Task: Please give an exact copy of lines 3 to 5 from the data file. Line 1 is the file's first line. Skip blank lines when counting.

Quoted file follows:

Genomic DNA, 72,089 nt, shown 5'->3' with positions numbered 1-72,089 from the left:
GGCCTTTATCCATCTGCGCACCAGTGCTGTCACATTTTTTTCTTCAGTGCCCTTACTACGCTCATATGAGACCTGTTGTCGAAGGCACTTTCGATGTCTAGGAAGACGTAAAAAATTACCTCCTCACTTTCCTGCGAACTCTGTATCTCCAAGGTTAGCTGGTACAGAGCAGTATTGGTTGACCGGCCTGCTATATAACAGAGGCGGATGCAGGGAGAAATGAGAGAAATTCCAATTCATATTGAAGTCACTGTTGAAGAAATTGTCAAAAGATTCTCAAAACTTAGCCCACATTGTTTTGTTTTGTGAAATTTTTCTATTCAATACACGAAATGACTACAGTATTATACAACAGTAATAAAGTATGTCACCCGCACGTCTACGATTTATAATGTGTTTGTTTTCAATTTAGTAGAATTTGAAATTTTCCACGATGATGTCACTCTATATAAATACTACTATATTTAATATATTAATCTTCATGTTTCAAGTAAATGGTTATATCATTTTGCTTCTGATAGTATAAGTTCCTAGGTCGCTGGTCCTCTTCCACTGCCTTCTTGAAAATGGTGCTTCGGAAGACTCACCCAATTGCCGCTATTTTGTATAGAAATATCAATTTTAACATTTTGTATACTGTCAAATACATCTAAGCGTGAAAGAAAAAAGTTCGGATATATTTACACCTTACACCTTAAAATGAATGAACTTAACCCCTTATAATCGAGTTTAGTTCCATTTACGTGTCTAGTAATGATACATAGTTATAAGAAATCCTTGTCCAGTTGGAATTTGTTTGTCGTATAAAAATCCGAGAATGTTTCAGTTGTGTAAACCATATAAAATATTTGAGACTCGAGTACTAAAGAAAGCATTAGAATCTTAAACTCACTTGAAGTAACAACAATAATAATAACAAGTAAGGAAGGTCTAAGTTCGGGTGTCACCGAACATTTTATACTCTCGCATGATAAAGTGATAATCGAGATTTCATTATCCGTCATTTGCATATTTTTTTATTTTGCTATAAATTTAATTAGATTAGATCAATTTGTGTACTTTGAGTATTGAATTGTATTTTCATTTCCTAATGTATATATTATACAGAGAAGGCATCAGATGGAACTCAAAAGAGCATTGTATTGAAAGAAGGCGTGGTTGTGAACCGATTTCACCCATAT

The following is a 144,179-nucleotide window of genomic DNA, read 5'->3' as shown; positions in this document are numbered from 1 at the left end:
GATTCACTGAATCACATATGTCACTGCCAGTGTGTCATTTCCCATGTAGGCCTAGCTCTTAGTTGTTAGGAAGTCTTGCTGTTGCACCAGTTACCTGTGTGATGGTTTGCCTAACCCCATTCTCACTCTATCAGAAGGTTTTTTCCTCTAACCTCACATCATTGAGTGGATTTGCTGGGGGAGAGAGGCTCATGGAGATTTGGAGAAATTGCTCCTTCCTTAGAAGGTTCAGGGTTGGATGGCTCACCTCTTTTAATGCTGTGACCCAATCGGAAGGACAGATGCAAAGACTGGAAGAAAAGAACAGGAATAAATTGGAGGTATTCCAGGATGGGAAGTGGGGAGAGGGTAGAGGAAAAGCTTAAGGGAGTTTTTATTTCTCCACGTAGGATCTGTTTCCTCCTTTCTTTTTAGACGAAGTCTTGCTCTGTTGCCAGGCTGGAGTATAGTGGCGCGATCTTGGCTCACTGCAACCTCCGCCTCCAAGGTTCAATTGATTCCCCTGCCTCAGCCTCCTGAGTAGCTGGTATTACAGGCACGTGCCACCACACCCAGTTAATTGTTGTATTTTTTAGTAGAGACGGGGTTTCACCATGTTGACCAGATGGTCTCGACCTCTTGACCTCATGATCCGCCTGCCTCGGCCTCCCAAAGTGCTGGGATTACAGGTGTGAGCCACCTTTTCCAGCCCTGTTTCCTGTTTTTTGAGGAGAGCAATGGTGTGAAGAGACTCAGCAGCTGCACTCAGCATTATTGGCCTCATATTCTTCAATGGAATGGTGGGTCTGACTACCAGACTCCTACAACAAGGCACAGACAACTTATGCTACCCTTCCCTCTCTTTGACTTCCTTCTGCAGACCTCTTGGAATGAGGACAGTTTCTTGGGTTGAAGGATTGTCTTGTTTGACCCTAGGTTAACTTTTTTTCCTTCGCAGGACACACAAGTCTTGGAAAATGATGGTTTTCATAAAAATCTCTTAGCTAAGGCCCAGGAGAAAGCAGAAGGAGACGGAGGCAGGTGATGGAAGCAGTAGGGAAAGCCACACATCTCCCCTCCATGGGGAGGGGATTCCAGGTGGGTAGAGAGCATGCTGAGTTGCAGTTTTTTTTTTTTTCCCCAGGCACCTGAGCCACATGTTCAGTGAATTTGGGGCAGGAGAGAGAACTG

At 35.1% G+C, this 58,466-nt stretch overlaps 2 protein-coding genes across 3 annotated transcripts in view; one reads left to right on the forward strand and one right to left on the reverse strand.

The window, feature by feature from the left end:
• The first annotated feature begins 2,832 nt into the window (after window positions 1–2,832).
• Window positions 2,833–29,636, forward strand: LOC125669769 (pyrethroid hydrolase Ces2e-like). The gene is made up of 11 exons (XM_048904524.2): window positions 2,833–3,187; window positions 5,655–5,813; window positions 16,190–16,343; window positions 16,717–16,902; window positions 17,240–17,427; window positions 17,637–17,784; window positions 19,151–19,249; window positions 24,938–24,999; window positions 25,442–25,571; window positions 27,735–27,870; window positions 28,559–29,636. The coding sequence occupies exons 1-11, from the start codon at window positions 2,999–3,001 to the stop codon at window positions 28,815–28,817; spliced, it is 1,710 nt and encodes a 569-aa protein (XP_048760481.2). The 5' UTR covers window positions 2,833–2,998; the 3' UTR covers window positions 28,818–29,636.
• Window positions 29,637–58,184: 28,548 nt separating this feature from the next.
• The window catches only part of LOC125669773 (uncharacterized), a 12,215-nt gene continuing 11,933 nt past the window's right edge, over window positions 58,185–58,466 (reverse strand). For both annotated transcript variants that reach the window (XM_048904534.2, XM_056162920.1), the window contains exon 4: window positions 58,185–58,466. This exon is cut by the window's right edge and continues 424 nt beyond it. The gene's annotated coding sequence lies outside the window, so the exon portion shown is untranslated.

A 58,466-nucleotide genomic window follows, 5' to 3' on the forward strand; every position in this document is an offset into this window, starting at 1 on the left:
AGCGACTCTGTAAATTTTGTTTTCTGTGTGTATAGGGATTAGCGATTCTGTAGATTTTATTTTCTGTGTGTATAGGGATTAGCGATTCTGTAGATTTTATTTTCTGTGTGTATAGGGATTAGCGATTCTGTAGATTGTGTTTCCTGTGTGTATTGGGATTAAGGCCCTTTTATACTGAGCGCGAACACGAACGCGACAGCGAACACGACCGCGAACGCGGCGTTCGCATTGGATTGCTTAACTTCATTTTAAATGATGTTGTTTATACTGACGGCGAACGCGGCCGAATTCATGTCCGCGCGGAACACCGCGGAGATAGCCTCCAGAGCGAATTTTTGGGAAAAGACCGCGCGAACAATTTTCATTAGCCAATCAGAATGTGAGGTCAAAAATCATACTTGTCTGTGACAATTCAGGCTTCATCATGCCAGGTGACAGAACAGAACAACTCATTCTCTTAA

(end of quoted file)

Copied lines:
The following is a 144,179-nucleotide window of genomic DNA, read 5'->3' as shown; positions in this document are numbered from 1 at the left end:
GATTCACTGAATCACATATGTCACTGCCAGTGTGTCATTTCCCATGTAGGCCTAGCTCTTAGTTGTTAGGAAGTCTTGCTGTTGCACCAGTTACCTGTGTGATGGTTTGCCTAACCCCATTCTCACTCTATCAGAAGGTTTTTTCCTCTAACCTCACATCATTGAGTGGATTTGCTGGGGGAGAGAGGCTCATGGAGATTTGGAGAAATTGCTCCTTCCTTAGAAGGTTCAGGGTTGGATGGCTCACCTCTTTTAATGCTGTGACCCAATCGGAAGGACAGATGCAAAGACTGGAAGAAAAGAACAGGAATAAATTGGAGGTATTCCAGGATGGGAAGTGGGGAGAGGGTAGAGGAAAAGCTTAAGGGAGTTTTTATTTCTCCACGTAGGATCTGTTTCCTCCTTTCTTTTTAGACGAAGTCTTGCTCTGTTGCCAGGCTGGAGTATAGTGGCGCGATCTTGGCTCACTGCAACCTCCGCCTCCAAGGTTCAATTGATTCCCCTGCCTCAGCCTCCTGAGTAGCTGGTATTACAGGCACGTGCCACCACACCCAGTTAATTGTTGTATTTTTTAGTAGAGACGGGGTTTCACCATGTTGACCAGATGGTCTCGACCTCTTGACCTCATGATCCGCCTGCCTCGGCCTCCCAAAGTGCTGGGATTACAGGTGTGAGCCACCTTTTCCAGCCCTGTTTCCTGTTTTTTGAGGAGAGCAATGGTGTGAAGAGACTCAGCAGCTGCACTCAGCATTATTGGCCTCATATTCTTCAATGGAATGGTGGGTCTGACTACCAGACTCCTACAACAAGGCACAGACAACTTATGCTACCCTTCCCTCTCTTTGACTTCCTTCTGCAGACCTCTTGGAATGAGGACAGTTTCTTGGGTTGAAGGATTGTCTTGTTTGACCCTAGGTTAACTTTTTTTCCTTCGCAGGACACACAAGTCTTGGAAAATGATGGTTTTCATAAAAATCTCTTAGCTAAGGCCCAGGAGAAAGCAGAAGGAGACGGAGGCAGGTGATGGAAGCAGTAGGGAAAGCCACACATCTCCCCTCCATGGGGAGGGGATTCCAGGTGGGTAGAGAGCATGCTGAGTTGCAGTTTTTTTTTTTTTCCCCAGGCACCTGAGCCACATGTTCAGTGAATTTGGGGCAGGAGAGAGAACTG

At 35.1% G+C, this 58,466-nt stretch overlaps 2 protein-coding genes across 3 annotated transcripts in view; one reads left to right on the forward strand and one right to left on the reverse strand.